Most processors since about 1999 contain eight 128 bit registers that can be used to do multiple computations in one instruction. 128 bits can hold 4 32-bit floating point numbers, and so there could be a theoretical 4x improvement in speed, as long as the same operation is done to each. For example, if you have two arrays a and b , and want to sum them, instead of:

```
float a[4]; float b[4]; float c[4];
//...
c[0] = a[0]+b[0];
c[1] = a[1]+b[1];
c[2] = a[3]+b[2];
c[3] = a[3]+b[3];
```

, this can be expressed as:

```
__m128 a, b, c;
// ...
c = _mm_add_ps (a, b);
```

The _mm_add_ps "instrinsic" becomes 1 instruction on the cpu (addps) instead of 4. Similar code can be written with 32-bit integers, and a few other data types. (Technology like CUDA is faster, though). In case you are interested, here is an example of optimizing with SSE instructions.
The following code will draw a chaotic map (c1 and c2 are parameters). For this particular map, we know that initial points or "seeds" close to (0.0,0.0) are good starting points. Let's say, for fun, that we want this to run as fast as possible.

```
const int nseeds=4;
float xseeds[nseeds] = {0.0f, 0.0f, 0.0f, 0.0f};
float yseeds[nseeds] = {0.000001f, 0.000002f,-0.0000011f,-0.0000011f};
float x, y, x_, y_;
for (int seed=0; seed<nseeds; seed++)
{
x=xseeds[seed]; y=yseeds[seed];
// ... settling code ...
for (int i=0; i<PixelsToDrawPerSeed; i++)
{
x_ = c1*x - y*y;
y_ = c2*y + x*y;
x=x_;
y=y_;
if (ISTOOBIG(x)||ISTOOBIG(y)) break;
//if escaping to infinity, there won't be more points drawn, so quit early.
//quitting early is important, far slower without this.
//scale to pixel coordinates, and plot point if it is within bounds. X1 is greatest x, and so on.
int px = (int)(SIZE * ((x - X0) / (X1 - X0)));
int py = (int)(SIZE * ((y - Y0) / (Y1 - Y0)));
if (py >= 0 && py < SIZE && px>=0 && px<SIZE)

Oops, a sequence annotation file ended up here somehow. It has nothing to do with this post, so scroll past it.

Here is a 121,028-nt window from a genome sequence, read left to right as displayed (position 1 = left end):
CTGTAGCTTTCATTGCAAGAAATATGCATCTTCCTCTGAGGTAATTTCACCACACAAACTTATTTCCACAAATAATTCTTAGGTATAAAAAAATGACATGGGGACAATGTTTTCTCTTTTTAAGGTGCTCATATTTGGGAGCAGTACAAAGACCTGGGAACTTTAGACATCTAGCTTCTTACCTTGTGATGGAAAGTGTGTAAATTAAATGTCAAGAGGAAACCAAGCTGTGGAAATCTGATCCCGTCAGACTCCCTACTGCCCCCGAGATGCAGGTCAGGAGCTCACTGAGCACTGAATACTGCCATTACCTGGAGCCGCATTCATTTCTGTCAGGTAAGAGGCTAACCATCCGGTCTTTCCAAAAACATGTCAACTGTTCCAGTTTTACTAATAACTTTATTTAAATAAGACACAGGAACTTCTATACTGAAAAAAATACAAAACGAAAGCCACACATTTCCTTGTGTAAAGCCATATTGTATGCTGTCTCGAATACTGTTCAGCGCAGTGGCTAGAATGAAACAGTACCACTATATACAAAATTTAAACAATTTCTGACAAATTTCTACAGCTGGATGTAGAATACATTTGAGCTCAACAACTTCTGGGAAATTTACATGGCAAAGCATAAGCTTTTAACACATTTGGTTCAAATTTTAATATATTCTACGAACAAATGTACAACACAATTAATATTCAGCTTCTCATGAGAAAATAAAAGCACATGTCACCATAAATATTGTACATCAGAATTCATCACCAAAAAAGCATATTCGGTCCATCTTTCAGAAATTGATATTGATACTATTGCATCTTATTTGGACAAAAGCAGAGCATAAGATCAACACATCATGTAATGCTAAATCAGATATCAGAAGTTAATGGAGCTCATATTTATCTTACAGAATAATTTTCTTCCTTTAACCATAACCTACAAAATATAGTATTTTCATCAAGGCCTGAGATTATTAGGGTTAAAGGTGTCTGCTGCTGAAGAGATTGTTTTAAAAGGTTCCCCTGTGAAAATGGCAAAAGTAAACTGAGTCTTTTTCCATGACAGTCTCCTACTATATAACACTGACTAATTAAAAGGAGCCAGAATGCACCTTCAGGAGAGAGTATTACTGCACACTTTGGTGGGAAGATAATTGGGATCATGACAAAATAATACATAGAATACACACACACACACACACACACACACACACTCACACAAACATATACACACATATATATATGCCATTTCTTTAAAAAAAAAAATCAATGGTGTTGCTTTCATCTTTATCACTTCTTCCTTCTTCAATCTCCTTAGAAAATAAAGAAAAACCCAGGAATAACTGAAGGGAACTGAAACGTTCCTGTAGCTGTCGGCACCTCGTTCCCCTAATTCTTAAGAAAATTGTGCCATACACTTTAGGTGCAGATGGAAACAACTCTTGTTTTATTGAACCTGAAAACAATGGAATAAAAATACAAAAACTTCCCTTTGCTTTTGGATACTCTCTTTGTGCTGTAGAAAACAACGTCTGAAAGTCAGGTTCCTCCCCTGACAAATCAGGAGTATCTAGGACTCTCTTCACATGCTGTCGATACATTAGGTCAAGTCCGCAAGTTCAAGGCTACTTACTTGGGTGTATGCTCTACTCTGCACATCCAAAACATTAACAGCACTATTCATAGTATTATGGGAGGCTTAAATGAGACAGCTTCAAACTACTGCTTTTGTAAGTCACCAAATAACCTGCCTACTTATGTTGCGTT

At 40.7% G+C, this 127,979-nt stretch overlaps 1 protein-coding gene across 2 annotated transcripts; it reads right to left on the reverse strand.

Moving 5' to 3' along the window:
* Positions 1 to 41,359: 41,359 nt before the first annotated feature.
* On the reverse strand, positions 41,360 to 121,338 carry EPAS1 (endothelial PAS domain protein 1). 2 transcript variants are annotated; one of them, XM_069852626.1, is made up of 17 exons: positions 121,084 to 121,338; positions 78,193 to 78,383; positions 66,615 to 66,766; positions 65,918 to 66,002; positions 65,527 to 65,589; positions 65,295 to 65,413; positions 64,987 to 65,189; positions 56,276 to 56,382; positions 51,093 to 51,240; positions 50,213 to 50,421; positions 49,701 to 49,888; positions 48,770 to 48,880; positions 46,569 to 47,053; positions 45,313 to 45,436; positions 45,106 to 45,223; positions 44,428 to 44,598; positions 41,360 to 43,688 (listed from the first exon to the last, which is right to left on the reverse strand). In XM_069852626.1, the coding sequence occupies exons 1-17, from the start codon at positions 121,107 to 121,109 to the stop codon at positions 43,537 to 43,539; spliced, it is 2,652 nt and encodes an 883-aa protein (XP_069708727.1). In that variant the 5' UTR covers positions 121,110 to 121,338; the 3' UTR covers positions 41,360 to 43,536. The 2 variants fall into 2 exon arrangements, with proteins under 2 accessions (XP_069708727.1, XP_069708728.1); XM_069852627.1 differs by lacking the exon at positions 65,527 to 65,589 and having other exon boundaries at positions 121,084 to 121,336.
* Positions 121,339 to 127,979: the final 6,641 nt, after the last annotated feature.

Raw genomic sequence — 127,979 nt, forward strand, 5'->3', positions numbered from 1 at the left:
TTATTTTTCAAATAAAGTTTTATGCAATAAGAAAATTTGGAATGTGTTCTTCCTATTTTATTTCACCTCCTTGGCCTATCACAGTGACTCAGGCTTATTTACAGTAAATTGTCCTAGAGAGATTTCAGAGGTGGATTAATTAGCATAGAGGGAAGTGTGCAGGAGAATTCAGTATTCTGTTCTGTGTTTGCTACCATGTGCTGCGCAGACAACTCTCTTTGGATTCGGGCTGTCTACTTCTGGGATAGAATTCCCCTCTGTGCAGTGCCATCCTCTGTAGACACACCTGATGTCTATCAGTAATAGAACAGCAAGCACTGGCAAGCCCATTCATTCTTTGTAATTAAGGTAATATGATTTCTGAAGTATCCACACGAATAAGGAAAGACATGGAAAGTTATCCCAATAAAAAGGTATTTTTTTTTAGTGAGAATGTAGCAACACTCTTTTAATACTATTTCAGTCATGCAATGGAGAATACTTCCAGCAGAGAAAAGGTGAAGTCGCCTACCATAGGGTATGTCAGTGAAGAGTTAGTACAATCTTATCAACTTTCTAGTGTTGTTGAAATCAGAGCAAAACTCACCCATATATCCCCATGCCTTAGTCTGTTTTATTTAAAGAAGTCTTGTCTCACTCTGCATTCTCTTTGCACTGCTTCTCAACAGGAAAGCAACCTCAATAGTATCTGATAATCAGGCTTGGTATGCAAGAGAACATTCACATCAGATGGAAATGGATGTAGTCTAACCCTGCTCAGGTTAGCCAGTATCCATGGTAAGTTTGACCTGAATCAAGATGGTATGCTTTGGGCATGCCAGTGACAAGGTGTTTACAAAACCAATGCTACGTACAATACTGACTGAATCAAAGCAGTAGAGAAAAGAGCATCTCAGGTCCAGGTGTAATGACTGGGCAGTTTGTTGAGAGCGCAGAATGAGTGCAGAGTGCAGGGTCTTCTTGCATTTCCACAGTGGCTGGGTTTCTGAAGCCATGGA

arr[px+py*SIZE] = 1; //plot point at px, py.
}
}
```

Runtime for 1,310,720 different parameters is Test 1: 14,747ms, Test 2: 25,026ms.
First, I added threading to to take advantage of the two cpu cores. I made sure to balance the work so that each thread is kept busy.
This improved time to Test 1:7,452ms Test 2:12,617ms.
At first glance, it's not obvious how this could be optimized. I was a bit concerned about the (int) casts becoming a slow _ftol call, but looking at the generated assembly showed that this wasn't the case. (Read here,here for why casts can be slow, although with modern compilers and instruction sets this doesn't seem to be an issue).

In visual studio, I noticed a setting for Streaming SIMD Extensions 2 (/arch:SSE2). With this enabled, the compiler was able to vectorize some of the code (I verified in the asm that it was using the xmm registers), which resulted in an ok speed increase. Test 1:5,981ms Test 2:10,987ms

Can I do better?

Here is my first attempt at a vectorized version, moving all 4 points at once.

```
__m128 x128 = _mm_setr_ps( 0.0f, 0.0f, 0.0f, 0.0f);
__m128 y128 = _mm_setr_ps( 0.000001f, 0.000002f,-0.0000011f,-0.0000011f);
__m128 mConst_a = _mm_set1_ps(c1); //sets all 4 fields to c1
__m128 mConst_b = _mm_set1_ps(c2);
__m128 nextx128, tempx, tempy;
__m128i const_size = _mm_set1_epi32(SIZE), const_zero = _mm_set1_epi32(0);
// ... settling code ...
for (int i=0; i<PixelsToDrawPerSeed; i++)
{
nextx128 = _mm_sub_ps(_mm_mul_ps(mConst_a, x128), _mm_mul_ps(y128,y128));
y128 = _mm_mul_ps(y128, _mm_add_ps(x128, mConst_b));
x128 = nextx128;
if (ISTOOBIG(x128.m128_f32[0]) ||ISTOOBIG(x128.m128_f32[1]) ||
ISTOOBIG(x128.m128_f32[2]) ||ISTOOBIG(x128.m128_f32[3]) ||
ISTOOBIG(y128.m128_f32[0]) ||ISTOOBIG(y128.m128_f32[1]) ||
ISTOOBIG(y128.m128_f32[2]) ||ISTOOBIG(y128.m128_f32[3] ))
{
break;
} //assume that if one is too big, all four will be too big, nearly always valid for this map
//scale to pixel coordinates. assume that pixels are square, that X1-X0==Y1-Y0.
//the following computes px = (int)(SIZE * ((x - X0) / (X1 - X0)));
__m128 mConst_scale = _mm_set1_ps(SIZE / (X1 - X0));
tempx = _mm_sub_ps(x128, _mm_set1_ps(X0));
tempx = _mm_mul_ps(tempx, mConst_scale);
tempy = _mm_sub_ps(y128, _mm_set1_ps(Y0));
tempy = _mm_mul_ps(tempy, mConst_scale);
__m128i xPt = _mm_cvttps_epi32(tempx); //cast to int32
__m128i yPt = _mm_cvttps_epi32(tempy);
__m128i xInBounds = _mm_and_si128(_mm_cmpgt_epi32(xPt, const_zero), _mm_cmplt_epi32(xPt, const_size));
__m128i yInBounds = _mm_and_si128(_mm_cmpgt_epi32(yPt, const_zero), _mm_cmplt_epi32(yPt, const_size));